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Assessing the Success of Surface Coal Mine Reclamation

Innovative GIS Tool Automates Watershed Erosion Modeling

By Shawn Huang, Anthony Alvarado, Lyle Zevenbergen, and John Cochran

Highlights

  • Developed with ArcObjects, easiTool automates the workflow of watershed erosion modeling.
  • ArcGIS streamlines creation of sound erosion models for 2,800 acres of reclaimed mined land.
  • The easiTool interface performs data processing based on two geodatabases.
Erosion and deposition pattern for an example watershed.

Erosion and deposition pattern for an example watershed.

Peabody Energy, headquartered in St. Louis, Missouri, is the world's largest private-sector coal company, with more than 100 years of history. The company's coal products fuel 10 percent of all US electricity and 2 percent of worldwide electricity. Peabody Western Coal Company (PWCC), a subsidiary of Peabody Energy, operates the Kayenta Mine in northeastern Arizona. A significant portion of the company's coal derives from surface mining, which involves disturbing overlying rock layers to expose and extract coal reserves. The Surface Mining Control and Reclamation Act of 1977 demands that surface coal mine operators reclaim mined lands to meet a number of requirements, including achieving a postmining topography that approximates the premining topography.

Watershed Erosion Modeling

After reclamation activities have been completed at surface coal mines and vegetation has been established for a minimum of 10 years, surface coal mine operators are required to demonstrate that the reclaimed lands are stable with respect to erosion before the lands can be returned to prior owners.

Ayres Associates of Eau Claire, Wisconsin, has been performing watershed erosion modeling for PWCC's Kayenta Mine since the late 1980s, using the industry-standard erosion and sedimentation impacts (EASI) watershed erosion model to predict annual average runoff and sediment yield from natural and reclaimed watersheds. However, the traditional way to build a watershed erosion model was time-consuming and labor-intensive due to manual inputs of geometric characteristics, lengthy analysis of modeling results in a spreadsheet, and no direct visualization of modeling results in topographic maps.

Exposing and extracting coal reserves.

Exposing and extracting coal reserves.

To better assist PWCC in surface coal mine reclamation, Ayres Associates began developing a user interface for watershed erosion modeling in 2008 using GIS technology. ArcGIS and the geodatabase were chosen because they had been extensively used by Ayres Associates to organize, analyze, and display geospatial data, and ArcObjects provided a large and powerful family of components for the third-party development. In addition, PWCC had been using the ArcGIS set of tools for more than a decade to store and process various reclamation-related geospatial data and support internal reclamation planning, mining permit revisions and renewals, and annual compliance reporting to various agencies.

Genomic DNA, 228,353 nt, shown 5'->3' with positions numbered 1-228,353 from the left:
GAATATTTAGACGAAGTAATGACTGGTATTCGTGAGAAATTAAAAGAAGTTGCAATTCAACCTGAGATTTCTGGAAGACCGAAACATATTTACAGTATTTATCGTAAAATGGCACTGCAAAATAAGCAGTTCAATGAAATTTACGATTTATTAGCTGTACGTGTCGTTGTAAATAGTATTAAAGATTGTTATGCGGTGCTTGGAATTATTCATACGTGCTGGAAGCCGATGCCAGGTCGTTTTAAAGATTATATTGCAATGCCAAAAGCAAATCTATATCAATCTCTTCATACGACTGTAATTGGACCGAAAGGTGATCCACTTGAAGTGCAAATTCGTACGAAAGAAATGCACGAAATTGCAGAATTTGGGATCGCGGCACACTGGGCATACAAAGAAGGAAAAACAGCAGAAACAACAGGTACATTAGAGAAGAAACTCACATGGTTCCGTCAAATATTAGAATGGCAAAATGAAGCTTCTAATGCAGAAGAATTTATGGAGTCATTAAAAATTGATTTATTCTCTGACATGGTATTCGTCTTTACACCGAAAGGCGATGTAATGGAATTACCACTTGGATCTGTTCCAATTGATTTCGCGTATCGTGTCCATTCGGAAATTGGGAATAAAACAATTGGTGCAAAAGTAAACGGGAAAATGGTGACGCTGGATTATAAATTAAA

The user interface is called easiTool and was developed with ArcObjects to automate the workflow of watershed erosion modeling. By calling libraries from ArcObjects, easiTool populates geometric characteristics like length and area, calculates attributes like channel gradient, and determines spatial relations between watershed units through spatial queries. The tool performs data processing based on two geodatabases, which were designed to store geometric information and attributes about watershed functional units, model parameters, interface settings, and the EASI model results.

A coal pit before reclamation.

A coal pit before reclamation.

The recent tasks of watershed erosion modeling for PWCC were completed efficiently due to the use of easiTool. The comparison tables for runoff and sediment yield were generated automatically, and watershed units with excessive erosion or deposition were easily identified. Coupling the EASI model with the ArcGIS platform allowed rapid creation of sound erosion models for more than 2,800 acres of reclaimed mined land. These models were included in a phase II bond release application submitted to the Office of Surface Mining Reclamation and Enforcement in September 2010, as they demonstrate that postmining sediment yields are less than premining sediment yields and the reclaimed lands are relatively stable with respect to erosion.

About the Authors

Shawn Huang is water resources engineer/GIS application developer, Anthony Alvarado is project manager of geomatics engineering, and Lyle Zevenbergen is manager of river engineering for Ayres Associates. John Cochran is manager of environmental hydrology for Peabody Energy.

For more information, contact Lyle Zevenbergen (e-mail: lylez@ayresassociates.com) or John Cochran (e-mail: jcochran@peabodyenergy.com).

See also "Surface Coal Mining and Reclamation."

 
 
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